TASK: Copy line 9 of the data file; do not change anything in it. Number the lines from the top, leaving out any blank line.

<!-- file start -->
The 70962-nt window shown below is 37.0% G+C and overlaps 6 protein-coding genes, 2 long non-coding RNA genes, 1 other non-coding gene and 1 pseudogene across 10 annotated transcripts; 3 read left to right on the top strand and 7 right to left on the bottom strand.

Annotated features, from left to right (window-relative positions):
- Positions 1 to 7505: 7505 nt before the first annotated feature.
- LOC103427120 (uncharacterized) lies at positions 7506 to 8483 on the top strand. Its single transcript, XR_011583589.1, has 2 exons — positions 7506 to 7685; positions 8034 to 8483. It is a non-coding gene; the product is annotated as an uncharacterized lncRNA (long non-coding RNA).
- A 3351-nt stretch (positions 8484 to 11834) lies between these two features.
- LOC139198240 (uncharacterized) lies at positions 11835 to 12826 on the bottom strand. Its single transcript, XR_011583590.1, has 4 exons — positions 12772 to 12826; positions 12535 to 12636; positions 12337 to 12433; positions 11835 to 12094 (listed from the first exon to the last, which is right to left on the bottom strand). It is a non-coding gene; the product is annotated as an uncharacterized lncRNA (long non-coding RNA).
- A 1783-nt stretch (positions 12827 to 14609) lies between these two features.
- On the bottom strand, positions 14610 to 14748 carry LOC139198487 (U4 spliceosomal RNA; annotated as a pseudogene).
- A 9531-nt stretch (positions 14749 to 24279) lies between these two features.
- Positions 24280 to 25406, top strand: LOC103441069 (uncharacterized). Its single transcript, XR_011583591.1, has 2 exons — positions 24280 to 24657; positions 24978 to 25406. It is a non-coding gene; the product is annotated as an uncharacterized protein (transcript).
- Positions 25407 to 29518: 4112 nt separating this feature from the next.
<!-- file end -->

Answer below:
- A 9531-nt stretch (positions 14749 to 24279) lies between these two features.